DISCLAIMER: First off I want to point out that this is a hack and not supported by Cloudera. This can be cleaned up and made more elegant, but was done as a proof of concept and to see what was needed to make it work. I am also not a Java developer. I know enough to be dangerous. I am sure a developer or build engineer could clean things up, and package it up much cleaner. Also, this method could lead to issues during the normal Cloudera upgrade process. I do have notes below in how to potentially avoid this. This process also does not put Hive into any maven repository to be included as dependencies in other projects. I would appreciate any comments and feedback on how to make this process better

Introduction
The Hive-0.11.0 release includes many if not all of the features for phase 1 of the stinger project. Most notable for me was the inclusion of many analytical functions available in most SQL implementations. But for those using Cloudera’s Distribution of Hadoop, CDH for short, how do we get the new features in Hive? Well, I set out to try and figure it out. I myself would not consider this a clean process and it can be made much better for larger more managed deployments. In addition, I have not tested the implications if Cloudera does release an update, however, I do believe I have a manual solution for that as well, but again, not very polished. I have been running it in a 10 node development cluster for about 2 weeks now, running queries in both Hue/Beeswax and the Hive CLI, and have not experienced any issues. I have not used Beeline or HiveServer2 yet, so I cannot comment on any issues that might be there. I also have not tested this with Oozie/Hive actions, but if you have this working with CDH4.3.0′s version of Hive, Hive-0.10.0, then I don’t see why it wouldn’t work with Hive-0.11.0.

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Introduction

I have been using Hive, included with the Cloudera Distribution of Hadoop (currently CDH4.3.0) in one form or another for about a year and a half now, and have found it to be a very useful discovery tool for exploring click data stored in Hadoop. However, it lacked the analytical functions available in other SQL languages, and other tools like Aster.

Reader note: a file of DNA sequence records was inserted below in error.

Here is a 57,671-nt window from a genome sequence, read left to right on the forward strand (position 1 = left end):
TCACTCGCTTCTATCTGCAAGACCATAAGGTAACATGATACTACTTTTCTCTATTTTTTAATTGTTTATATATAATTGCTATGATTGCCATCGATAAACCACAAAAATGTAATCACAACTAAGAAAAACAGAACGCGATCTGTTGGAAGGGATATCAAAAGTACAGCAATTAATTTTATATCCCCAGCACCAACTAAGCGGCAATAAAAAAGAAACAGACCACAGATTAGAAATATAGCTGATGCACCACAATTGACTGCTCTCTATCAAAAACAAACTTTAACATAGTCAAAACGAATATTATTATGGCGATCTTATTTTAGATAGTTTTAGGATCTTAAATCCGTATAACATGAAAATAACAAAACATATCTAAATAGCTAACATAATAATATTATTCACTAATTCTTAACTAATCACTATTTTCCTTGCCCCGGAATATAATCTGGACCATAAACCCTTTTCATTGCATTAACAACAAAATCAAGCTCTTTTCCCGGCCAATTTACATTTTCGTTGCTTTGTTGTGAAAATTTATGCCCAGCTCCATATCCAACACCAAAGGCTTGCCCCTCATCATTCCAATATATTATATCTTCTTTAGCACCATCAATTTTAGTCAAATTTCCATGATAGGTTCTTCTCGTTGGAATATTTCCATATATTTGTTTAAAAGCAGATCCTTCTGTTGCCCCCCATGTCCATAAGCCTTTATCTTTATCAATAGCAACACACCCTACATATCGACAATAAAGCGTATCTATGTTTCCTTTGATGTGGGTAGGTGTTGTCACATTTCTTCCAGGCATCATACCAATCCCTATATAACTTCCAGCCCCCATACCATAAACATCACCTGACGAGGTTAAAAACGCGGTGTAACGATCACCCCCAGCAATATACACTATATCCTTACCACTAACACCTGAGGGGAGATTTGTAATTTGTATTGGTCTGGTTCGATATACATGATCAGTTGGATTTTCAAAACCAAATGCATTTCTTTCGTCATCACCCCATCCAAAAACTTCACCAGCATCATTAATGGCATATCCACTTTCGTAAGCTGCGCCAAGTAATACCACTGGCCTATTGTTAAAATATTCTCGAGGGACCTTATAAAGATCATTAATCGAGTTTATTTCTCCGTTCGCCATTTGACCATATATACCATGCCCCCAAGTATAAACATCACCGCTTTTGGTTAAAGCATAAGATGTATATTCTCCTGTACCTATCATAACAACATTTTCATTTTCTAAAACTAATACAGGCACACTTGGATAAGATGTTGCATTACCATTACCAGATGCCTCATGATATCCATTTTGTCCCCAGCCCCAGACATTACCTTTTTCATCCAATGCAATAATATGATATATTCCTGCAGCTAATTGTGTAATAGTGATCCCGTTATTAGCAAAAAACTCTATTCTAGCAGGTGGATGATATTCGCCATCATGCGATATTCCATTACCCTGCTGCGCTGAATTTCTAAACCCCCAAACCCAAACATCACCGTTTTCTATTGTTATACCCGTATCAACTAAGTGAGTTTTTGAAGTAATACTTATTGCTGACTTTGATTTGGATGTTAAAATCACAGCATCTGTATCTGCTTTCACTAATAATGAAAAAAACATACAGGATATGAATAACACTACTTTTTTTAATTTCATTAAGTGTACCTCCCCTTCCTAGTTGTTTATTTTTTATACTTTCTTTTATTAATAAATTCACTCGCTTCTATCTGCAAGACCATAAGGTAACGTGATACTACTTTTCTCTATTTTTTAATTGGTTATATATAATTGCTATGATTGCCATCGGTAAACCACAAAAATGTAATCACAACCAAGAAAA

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The other day I ran across a situation where I was importing an excel file, and the age column I was expecting an age in had the DOB instead. Now I could have handled this on the import side, and probably will in the long run, however there was too much involved and not enough time to get it all working before we needed the data imported. So the search began to find an easy way in excel to convert the DOB to age.
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This information is not new, and can be found in the flume cookbook. However these are real world working example showing how to send a file from a flume agent to your collector from the command line. The main use case I have for this, would be to resend a file of events that was rotated while the agent was down, or sending a file that was created before you started monitoring it.

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While streaming data to Hadoop with Flume, I have ran into several instances where I get a large amount of 0 byte files.

I am still trying to determine exactly what triggers this to happen, but in the meantime, and for general maintenance and clean up, here is a simple shell command I have come up with to make this happen.

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OBSOLETE: This post is about Flume-og. Unless you have a driving reason to still be using Flume-og, I recommend upgrading the flume-ng 1.4.0. The Flume development community has done a fantastic job rewriting Flume, and have add many great improvments.

Lately I have been working with and evaluating Flume as a log aggregation engine for our mid-sized web cluster. Flume is relatively simple to get up and running out of the box, and even easier if you take the time to create your own RPM, which I highly recommend if you are going to be deploying to more than a handful of machines.

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